I have many conversations with many people. It is a fundamental part of my job. Some of these people are employees, some customers, some potential customers, and some with my broad network of associations, advisory organisations, analysts, the press, market research companies, etc. On the topic of HR & payroll, which accounts for most of the subject matter I discuss, I am often asked about the importance of HR & payroll and its role in the business.
What is clear is the importance of HR is deemed higher than that of payroll. If you ask any payroll professional, I think they would agree that payroll is not seen as a high-profile piece of the jigsaw puzzle and arguably never has been. Many organisations see payroll as a process that just happens with noise around payroll only made when there are mistakes and problems and payroll silence being the goal as it reflects a successful and accurate function. It’s this silence that causes the profile of payroll to slip down the order of priority and therefore attracts a false reflection that it is not important.
But HR is also important. Transactional HR drives an accurate payroll. A workforce interacts with HR via technology, so their experience of that interaction drives employee satisfaction. A good HR technology showcases the organisations investment in its people and the importance of employee’s engagement. I think most HR professionals would agree that an efficient HR function uses strong technology, automation, employee and manager self-service, minimal manual processing, and a lean department of back-office HR professionals.
On almost a weekly basis, I have conversations where I hear that an organisation has invested heavily in HR technology without any consideration for payroll. Some of these organisations have not even considered payroll within ‘the plan’. It is not uncommon to hear about organisations who have spent tens and hundreds of thousands of pounds in their HR technology and after adopting it, expect to bolt on a cheap and basic payroll like a shed on the side of a stately home. And I have no idea why.
The Employment Rights Act 1996 includes a legal requirement for employment contract to state the date on which the employee will be paid and how much (via rate or salary etc). Therefore, in cases of not paying an employee on time or paying an employee inaccurately (i.e., underpayment) arguably could be construed as a deduction from wages. As the payment date is a contractual term, failure to adhere to this can be a breach of contract and employees have the right to initiate legal action on their employers if they feel there has been a breach in their employment contract. From initial research, these claims look to potentially result in up to a five-figure compensation figure if it is found that there was a breach.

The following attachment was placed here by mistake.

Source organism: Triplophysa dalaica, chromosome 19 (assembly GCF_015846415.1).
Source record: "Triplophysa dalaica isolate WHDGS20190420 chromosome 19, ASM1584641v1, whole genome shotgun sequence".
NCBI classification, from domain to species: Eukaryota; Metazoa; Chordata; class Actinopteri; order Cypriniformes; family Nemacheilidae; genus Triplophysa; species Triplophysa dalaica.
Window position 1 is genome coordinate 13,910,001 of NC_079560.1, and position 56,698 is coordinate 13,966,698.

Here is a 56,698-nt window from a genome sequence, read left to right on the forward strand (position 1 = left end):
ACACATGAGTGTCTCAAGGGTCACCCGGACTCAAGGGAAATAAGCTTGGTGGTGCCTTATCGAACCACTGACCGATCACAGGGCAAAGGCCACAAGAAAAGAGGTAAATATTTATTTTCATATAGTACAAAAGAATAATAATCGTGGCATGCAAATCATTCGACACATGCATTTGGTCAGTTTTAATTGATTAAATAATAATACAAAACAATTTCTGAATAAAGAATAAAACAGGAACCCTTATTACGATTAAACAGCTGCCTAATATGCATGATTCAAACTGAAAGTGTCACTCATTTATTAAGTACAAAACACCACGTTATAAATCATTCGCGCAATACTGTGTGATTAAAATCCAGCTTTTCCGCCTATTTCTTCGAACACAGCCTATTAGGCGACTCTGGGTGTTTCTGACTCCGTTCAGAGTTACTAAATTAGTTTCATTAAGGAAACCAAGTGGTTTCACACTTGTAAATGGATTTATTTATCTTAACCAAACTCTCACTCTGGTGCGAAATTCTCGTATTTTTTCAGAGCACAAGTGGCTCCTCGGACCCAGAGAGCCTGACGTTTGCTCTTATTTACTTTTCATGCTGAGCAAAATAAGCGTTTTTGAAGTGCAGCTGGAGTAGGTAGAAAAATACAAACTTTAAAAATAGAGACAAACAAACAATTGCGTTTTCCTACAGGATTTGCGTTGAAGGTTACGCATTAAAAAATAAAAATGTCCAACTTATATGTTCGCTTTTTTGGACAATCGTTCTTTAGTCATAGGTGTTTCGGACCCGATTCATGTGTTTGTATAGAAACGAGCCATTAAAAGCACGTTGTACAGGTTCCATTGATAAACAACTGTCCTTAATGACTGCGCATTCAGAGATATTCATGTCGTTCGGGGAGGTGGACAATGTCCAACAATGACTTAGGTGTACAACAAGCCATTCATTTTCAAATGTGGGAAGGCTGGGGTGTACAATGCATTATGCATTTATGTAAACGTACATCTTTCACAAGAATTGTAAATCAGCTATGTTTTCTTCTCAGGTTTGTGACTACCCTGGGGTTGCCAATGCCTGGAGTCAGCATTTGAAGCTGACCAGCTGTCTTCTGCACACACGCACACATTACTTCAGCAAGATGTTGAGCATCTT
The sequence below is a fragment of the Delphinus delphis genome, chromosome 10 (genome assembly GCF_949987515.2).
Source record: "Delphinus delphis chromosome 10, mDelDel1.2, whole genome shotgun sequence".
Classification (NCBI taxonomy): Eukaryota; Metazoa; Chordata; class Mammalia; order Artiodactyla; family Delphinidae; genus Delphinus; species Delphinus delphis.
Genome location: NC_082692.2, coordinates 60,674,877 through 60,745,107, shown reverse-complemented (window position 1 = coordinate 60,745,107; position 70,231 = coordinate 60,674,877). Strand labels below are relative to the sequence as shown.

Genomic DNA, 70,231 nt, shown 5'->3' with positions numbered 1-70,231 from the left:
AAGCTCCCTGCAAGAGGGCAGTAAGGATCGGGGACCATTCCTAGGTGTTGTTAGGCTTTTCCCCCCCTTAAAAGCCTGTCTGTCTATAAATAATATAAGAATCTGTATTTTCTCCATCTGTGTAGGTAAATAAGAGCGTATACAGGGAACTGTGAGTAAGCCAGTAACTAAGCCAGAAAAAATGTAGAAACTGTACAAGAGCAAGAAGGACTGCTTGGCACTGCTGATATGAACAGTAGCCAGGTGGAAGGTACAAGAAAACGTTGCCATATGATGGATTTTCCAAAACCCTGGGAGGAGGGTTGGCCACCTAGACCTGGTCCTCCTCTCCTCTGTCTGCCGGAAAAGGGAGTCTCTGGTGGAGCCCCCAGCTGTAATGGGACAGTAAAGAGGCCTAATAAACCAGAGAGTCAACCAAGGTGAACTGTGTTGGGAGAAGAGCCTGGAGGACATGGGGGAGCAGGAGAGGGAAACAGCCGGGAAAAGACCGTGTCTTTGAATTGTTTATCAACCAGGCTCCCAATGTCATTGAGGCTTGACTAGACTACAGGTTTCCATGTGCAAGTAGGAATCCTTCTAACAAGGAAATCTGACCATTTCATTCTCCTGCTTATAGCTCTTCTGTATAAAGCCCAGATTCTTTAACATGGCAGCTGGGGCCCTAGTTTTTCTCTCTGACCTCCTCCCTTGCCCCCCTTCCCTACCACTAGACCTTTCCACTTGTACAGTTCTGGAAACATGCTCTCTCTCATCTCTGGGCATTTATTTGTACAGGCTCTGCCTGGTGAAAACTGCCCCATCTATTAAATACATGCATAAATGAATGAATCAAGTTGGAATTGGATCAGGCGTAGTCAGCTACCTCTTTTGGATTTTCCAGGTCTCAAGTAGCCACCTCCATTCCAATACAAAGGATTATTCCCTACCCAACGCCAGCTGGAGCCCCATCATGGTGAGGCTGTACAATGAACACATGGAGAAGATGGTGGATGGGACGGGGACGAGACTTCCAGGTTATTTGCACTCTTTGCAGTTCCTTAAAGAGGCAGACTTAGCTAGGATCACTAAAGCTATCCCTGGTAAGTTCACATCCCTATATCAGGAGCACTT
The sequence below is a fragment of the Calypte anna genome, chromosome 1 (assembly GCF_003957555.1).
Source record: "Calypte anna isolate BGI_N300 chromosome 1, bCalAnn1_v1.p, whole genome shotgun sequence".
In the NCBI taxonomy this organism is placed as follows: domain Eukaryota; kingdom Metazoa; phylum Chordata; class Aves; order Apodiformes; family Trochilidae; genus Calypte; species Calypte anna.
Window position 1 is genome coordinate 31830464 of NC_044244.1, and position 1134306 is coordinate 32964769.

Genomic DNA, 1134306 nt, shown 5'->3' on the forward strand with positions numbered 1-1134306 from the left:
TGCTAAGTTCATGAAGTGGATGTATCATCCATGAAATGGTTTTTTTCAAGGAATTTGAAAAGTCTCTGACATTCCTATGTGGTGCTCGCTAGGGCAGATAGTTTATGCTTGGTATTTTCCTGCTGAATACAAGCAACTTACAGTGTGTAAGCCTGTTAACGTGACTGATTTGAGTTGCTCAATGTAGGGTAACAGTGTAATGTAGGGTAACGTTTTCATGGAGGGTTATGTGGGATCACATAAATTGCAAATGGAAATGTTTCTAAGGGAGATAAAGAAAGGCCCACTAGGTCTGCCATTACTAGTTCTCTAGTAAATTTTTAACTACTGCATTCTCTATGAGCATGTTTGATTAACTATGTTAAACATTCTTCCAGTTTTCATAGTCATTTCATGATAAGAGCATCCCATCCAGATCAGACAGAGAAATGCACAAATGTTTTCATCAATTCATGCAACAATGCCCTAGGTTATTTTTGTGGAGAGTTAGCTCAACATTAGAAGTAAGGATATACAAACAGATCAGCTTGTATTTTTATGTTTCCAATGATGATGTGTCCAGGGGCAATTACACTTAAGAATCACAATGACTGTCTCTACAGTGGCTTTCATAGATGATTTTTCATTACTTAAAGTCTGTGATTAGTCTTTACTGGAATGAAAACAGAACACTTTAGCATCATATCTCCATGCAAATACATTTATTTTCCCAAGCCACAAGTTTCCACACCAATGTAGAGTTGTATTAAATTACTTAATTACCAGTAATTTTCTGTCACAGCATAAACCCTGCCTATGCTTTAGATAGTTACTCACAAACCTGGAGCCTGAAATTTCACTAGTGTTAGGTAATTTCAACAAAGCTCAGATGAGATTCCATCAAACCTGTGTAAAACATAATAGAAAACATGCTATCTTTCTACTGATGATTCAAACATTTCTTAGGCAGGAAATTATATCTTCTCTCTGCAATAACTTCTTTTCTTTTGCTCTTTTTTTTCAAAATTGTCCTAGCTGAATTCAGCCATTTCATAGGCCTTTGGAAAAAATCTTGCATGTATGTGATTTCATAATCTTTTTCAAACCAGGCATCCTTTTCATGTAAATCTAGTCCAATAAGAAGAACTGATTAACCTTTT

Legal obligations and implications aside, missed or incorrect payroll is not a pleasant experience to be on the receiving end of either. I don’t know many people who aren’t reliant on that paycheck landing prior to a boat load of direct debits being paid out of their accounts; mortgage, insurance, loans, phone, credit cards, fees, etc. So, a missed pay date, or an underpayment is painful and if late payment charges are subsequently involved, expensive for the employee. Not to mention potential claims of charges, inconvenience of manual corrections and advances, off cycle corrections, time, administration for the business, the emotional and frustration element destroys employee confidence, trust and engagement.
I think it would be safe to say that in a payroll failure situation, your employee would prefer a well invested and accurate payroll solution over a well invested HR solution experience.
But remember, it’s not a competition; my advice would be to invest equally in both and provide human experience knowing that behind the HR system is a payroll that’s not at risk of failure because funds ran out or the profile of payroll in your business is low.
My advice to anyone looking to invest in HR (and payroll) is level up the game and if you can’t do that in your organisation, speak to me personally because I will help raise the payroll profile in any organisation, as I do week in and week out.
I have worked in this industry for many, many years and have seen and witnessed some amazing and horrendous scenarios in both HR & payroll. The only thing that unifies them all is that whatever the outcome, it always impacts people. Your people.
So, if your organisation recognises payroll as an important and accountable process within your organisation, then I commend them. Your organisation is one I would be happy to work in. But if your organisation is guilty of a low profile for payroll then it is important that we, as HR & payroll professionals, raise the profile of payroll and give it the recognition, priority, and investment it deserves.
If your organisation does not view your payroll as a priority, why not look to outsource the function to an organisation whose core business function is HR and payroll? Let the Zalaris team look after it for you, because for Zalaris, nothing is more important to us, than your payroll. If you are interested in a no-strings-attached conversation, reach out to me – conversations are always free.